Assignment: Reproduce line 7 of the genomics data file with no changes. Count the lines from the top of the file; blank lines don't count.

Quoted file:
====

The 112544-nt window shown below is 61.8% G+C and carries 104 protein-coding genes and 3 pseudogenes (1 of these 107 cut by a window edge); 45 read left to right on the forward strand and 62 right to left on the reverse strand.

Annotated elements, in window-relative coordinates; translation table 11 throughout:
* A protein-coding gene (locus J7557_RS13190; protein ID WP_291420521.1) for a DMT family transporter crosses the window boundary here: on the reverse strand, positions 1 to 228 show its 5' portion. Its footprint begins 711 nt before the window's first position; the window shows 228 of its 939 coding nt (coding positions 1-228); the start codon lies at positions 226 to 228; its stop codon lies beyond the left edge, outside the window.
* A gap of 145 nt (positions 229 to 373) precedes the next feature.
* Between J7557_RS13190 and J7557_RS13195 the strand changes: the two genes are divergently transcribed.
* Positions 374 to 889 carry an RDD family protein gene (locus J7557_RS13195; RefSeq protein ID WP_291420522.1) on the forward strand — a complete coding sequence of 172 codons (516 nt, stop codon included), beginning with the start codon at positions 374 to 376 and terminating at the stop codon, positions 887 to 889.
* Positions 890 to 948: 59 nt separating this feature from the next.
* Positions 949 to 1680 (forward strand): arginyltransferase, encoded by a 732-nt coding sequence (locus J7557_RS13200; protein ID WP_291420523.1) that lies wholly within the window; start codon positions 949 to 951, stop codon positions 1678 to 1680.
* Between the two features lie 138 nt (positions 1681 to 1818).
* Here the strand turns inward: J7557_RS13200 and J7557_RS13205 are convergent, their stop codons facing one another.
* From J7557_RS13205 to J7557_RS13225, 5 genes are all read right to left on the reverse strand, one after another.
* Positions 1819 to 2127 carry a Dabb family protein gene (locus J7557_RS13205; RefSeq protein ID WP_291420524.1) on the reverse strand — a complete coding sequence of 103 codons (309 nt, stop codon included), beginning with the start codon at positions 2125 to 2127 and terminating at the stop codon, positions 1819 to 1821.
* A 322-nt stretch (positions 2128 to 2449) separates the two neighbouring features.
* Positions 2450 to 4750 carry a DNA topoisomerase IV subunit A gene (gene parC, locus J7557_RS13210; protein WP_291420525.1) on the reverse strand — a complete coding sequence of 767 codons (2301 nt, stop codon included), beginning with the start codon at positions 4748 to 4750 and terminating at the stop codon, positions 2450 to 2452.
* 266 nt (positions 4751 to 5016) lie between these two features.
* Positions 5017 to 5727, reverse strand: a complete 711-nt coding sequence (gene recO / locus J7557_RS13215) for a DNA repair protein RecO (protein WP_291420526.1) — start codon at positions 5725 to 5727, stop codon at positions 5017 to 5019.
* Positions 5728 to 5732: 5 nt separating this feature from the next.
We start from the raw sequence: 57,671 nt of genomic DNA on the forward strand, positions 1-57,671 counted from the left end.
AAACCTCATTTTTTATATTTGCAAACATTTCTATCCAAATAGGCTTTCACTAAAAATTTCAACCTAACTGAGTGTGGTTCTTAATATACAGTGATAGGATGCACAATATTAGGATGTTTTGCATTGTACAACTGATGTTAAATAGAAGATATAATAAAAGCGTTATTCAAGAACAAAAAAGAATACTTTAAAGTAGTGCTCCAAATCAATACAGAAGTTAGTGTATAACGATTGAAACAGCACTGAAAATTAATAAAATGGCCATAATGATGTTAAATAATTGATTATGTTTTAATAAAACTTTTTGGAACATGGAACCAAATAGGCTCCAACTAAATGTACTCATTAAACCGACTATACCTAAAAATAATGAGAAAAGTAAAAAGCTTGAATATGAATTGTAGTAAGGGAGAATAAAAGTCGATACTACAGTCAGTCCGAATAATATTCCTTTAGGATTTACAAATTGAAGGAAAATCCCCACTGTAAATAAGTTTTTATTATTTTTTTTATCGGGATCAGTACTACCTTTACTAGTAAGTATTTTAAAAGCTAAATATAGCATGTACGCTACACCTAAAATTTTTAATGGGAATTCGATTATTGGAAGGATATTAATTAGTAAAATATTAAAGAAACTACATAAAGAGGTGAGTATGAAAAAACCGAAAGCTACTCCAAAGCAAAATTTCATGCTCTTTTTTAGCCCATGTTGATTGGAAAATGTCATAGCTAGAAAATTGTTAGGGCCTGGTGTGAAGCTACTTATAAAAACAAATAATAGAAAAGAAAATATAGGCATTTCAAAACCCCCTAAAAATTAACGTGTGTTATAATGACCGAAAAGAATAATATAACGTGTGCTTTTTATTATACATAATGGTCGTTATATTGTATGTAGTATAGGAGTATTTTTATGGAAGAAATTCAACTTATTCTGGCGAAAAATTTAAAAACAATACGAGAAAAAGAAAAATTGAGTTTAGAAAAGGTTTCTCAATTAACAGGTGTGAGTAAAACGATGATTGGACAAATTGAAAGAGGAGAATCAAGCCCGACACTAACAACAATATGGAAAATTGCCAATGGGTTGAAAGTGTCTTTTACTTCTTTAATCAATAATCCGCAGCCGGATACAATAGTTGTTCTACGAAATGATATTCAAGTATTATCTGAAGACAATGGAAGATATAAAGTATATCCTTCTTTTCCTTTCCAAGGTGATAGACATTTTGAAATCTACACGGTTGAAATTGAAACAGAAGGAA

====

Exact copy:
* Positions 890 to 948: 59 nt separating this feature from the next.